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Police Join Forces with HIV Experts to Turn Tide of HIV Among Sex Workers and Drug Users

Novel approach to law enforcement as critical as condom or clean needle

MELBOURNE—In a growing number of countries—from Kyrgyzstan to Kenya—police are working with sex worker and drug users to reduce HIV infections, said the Open Society Foundations in a new report today.

By working to end harmful law enforcement practices that drive people away from life-saving health services—such as treating condoms or clean needles as evidence of criminality, and harassment or arrest outside of health clinics—HIV experts are training police across the globe to implement harm reduction approaches to HIV prevention with vulnerable populations.

“Harm reduction approaches to HIV prevention among sex workers and drugs users have been scientifically proven by public health experts, but cannot be successful without the active participation of law enforcement,” said Lam Tien Dung; Lieutenant Colonel, People’s Police Academy, Vietnam. “We used to think of these people as our targets, but now we see them as our partners. By working with HIV experts to develop strong police practices grounded in public health and human rights, we can help control the spread of HIV among these groups—and the general population.”

Through detailed case studies from Burma, Ghana, India, Kenya, and Kyrgyzstan, the report shows that public health-centered law enforcement can reduce the risk of HIV infections among sex workers and drug users. The report will be launched today at a press conference at the 20th International AIDS Conference where law enforcement personnel and health experts will share experiences from the frontlines.

This choice of Australia as a venue for the AIDS conference is significant, given the continued growth of the HIV epidemic in Asia and the Pacific. An estimated 4.9 million people now live with the virus in the region, and criminalized groups—including sex workers and people who use drugs—account for the majority of new HIV cases in many countries including Malaysia, Vietnam, and China. Law enforcement policies and practices often undermine the efforts of public health officials.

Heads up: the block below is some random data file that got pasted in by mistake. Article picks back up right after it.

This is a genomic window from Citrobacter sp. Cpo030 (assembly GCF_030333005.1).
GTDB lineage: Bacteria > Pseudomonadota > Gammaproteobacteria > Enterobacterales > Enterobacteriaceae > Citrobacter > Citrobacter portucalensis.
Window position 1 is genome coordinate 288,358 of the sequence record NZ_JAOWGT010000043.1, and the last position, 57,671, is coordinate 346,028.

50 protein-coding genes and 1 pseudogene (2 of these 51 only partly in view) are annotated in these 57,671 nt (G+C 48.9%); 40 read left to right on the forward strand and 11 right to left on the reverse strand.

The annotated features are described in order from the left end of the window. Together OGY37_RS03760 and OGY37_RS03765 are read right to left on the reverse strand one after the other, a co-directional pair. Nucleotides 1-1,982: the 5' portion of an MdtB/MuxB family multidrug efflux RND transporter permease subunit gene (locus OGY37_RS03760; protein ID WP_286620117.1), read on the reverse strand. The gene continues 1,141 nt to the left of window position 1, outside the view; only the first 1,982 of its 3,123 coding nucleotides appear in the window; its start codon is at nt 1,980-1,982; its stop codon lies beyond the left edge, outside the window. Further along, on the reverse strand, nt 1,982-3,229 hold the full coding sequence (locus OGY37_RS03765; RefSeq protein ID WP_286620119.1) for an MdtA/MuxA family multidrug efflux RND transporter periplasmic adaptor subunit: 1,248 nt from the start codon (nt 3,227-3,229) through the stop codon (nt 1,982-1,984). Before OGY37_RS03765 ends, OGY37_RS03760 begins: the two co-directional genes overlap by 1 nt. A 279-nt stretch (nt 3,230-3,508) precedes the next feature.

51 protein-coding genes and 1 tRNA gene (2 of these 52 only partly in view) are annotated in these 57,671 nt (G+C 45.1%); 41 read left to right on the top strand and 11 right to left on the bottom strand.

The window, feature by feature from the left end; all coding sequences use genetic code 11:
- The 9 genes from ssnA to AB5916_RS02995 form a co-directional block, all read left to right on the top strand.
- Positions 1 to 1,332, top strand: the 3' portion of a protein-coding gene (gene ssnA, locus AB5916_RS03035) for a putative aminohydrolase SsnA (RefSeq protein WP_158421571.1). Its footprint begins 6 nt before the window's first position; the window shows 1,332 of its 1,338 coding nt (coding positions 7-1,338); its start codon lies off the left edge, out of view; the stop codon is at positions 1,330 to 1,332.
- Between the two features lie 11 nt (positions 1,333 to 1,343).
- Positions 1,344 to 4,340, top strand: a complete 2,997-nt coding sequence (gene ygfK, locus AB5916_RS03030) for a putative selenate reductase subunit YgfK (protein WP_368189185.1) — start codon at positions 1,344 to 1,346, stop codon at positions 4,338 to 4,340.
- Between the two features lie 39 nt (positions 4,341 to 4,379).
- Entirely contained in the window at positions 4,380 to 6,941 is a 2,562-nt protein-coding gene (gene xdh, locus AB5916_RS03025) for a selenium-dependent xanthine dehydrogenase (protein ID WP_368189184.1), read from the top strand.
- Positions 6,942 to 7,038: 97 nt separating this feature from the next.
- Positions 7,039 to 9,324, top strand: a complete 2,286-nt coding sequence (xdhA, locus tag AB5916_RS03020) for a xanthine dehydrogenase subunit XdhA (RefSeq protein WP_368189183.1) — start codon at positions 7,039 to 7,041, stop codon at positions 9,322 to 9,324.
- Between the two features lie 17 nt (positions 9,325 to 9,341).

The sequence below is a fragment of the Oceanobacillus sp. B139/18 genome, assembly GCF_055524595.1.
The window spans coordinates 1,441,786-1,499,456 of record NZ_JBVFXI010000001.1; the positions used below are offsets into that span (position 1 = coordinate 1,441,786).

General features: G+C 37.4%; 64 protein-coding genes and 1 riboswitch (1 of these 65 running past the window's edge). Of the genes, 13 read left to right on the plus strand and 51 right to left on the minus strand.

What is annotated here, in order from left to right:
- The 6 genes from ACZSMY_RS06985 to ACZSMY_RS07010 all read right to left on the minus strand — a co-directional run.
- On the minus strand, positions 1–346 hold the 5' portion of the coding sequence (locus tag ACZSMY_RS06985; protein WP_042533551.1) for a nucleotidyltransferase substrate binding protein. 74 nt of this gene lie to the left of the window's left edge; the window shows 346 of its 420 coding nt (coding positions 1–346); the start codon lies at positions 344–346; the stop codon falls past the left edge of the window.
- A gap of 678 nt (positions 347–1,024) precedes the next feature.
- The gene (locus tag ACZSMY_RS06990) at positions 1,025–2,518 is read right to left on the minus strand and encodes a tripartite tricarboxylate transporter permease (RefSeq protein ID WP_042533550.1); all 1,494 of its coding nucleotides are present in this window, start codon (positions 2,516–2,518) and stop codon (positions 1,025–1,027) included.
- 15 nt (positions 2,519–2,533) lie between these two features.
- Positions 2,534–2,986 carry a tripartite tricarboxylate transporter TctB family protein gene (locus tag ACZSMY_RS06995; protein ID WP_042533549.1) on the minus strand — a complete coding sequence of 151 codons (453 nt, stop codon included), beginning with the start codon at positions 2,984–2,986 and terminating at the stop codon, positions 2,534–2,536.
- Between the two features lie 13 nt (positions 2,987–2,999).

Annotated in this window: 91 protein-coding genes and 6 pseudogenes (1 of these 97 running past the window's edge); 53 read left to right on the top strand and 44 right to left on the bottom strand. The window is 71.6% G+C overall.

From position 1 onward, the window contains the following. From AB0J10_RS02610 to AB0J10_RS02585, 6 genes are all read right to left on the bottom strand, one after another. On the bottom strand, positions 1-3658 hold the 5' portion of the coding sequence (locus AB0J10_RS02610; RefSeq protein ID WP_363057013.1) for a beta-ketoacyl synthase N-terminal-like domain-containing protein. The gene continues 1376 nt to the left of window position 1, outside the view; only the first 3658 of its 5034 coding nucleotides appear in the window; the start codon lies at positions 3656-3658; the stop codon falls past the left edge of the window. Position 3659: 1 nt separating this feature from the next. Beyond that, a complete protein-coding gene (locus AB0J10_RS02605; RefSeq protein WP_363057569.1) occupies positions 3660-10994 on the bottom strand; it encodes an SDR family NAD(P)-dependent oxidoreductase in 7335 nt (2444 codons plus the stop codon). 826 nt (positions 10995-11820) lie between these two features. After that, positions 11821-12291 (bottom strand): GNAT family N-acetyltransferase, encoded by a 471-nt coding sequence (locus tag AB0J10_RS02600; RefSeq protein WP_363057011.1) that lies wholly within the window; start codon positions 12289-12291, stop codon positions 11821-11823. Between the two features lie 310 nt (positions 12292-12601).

“With HIV rates across Asia, Central Asia, Eastern Europe, and parts of Africa rising among people who use drugs and sell sex, it is imperative that police recognize the critical role they can play in preventing the transmission of HIV among these criminalized groups,” said Michel Kazatchkine, the UN Secretary General’s Special Envoy on HIV/AIDS in Eastern Europe and Central Asia. “HIV treatment and prevention measures that we know work to control the epidemic have failed to reach the world’s most vulnerable people. Criminalization and law enforcement are two of the main reasons why.”

Harm reduction programs that have been proven to reduce HIV include the distribution of condoms, sterile injecting equipment, the prescription of medicines like methadone, or buprenorphine, as well as measures to divert those in need to health and social services. Instead, these programs and the people who use them, frequently face harassment, punishment, and arrest by law enforcement officials.

“While public health officials call sex workers and drug users ‘hard-to-reach populations,’ police have little trouble finding them,” said Daniel Wolfe, Director of the Open Society International Harm Reduction Development Program. “Increasing numbers of law enforcement officials are recognizing that we cannot arrest our way out of the HIV epidemic, and that it is possible to rethink policing in ways that maintain public order without undermining public health.”

The report comes as almost 10,000 current and former law enforcement officials from over 35 countries have signed the Law Enforcement and HIV Network’s statement of support for harm reduction practices to control HIV among these vulnerable populations.

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